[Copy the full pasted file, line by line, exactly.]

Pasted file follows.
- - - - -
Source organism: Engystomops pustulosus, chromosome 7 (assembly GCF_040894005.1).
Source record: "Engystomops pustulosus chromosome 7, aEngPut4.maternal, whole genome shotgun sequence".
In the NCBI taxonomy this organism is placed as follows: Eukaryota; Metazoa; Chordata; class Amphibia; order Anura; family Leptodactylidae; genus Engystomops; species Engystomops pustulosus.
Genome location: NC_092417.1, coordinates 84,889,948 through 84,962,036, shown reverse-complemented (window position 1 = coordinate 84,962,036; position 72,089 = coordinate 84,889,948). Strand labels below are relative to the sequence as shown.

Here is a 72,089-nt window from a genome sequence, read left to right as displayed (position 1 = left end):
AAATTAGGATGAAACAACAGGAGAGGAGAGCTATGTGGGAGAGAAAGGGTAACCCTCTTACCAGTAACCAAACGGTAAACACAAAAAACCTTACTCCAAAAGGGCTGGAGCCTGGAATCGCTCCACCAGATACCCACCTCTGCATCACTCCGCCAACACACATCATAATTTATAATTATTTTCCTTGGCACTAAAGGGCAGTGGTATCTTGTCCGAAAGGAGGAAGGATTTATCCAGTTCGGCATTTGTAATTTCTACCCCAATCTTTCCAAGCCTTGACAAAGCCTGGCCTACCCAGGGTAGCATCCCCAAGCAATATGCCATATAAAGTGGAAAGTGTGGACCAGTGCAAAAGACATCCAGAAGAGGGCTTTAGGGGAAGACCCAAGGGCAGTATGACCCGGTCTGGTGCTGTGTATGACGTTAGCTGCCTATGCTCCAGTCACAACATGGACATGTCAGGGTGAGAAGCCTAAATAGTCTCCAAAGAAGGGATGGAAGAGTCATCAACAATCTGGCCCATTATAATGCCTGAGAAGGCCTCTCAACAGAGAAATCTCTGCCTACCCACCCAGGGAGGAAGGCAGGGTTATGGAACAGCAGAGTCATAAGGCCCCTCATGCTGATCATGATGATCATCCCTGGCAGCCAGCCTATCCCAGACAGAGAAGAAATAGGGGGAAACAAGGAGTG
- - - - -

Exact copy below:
Source organism: Engystomops pustulosus, chromosome 7 (assembly GCF_040894005.1).
Source record: "Engystomops pustulosus chromosome 7, aEngPut4.maternal, whole genome shotgun sequence".
In the NCBI taxonomy this organism is placed as follows: Eukaryota; Metazoa; Chordata; class Amphibia; order Anura; family Leptodactylidae; genus Engystomops; species Engystomops pustulosus.
Genome location: NC_092417.1, coordinates 84,889,948 through 84,962,036, shown reverse-complemented (window position 1 = coordinate 84,962,036; position 72,089 = coordinate 84,889,948). Strand labels below are relative to the sequence as shown.

Here is a 72,089-nt window from a genome sequence, read left to right as displayed (position 1 = left end):
AAATTAGGATGAAACAACAGGAGAGGAGAGCTATGTGGGAGAGAAAGGGTAACCCTCTTACCAGTAACCAAACGGTAAACACAAAAAACCTTACTCCAAAAGGGCTGGAGCCTGGAATCGCTCCACCAGATACCCACCTCTGCATCACTCCGCCAACACACATCATAATTTATAATTATTTTCCTTGGCACTAAAGGGCAGTGGTATCTTGTCCGAAAGGAGGAAGGATTTATCCAGTTCGGCATTTGTAATTTCTACCCCAATCTTTCCAAGCCTTGACAAAGCCTGGCCTACCCAGGGTAGCATCCCCAAGCAATATGCCATATAAAGTGGAAAGTGTGGACCAGTGCAAAAGACATCCAGAAGAGGGCTTTAGGGGAAGACCCAAGGGCAGTATGACCCGGTCTGGTGCTGTGTATGACGTTAGCTGCCTATGCTCCAGTCACAACATGGACATGTCAGGGTGAGAAGCCTAAATAGTCTCCAAAGAAGGGATGGAAGAGTCATCAACAATCTGGCCCATTATAATGCCTGAGAAGGCCTCTCAACAGAGAAATCTCTGCCTACCCACCCAGGGAGGAAGGCAGGGTTATGGAACAGCAGAGTCATAAGGCCCCTCATGCTGATCATGATGATCATCCCTGGCAGCCAGCCTATCCCAGACAGAGAAGAAATAGGGGGAAACAAGGAGTG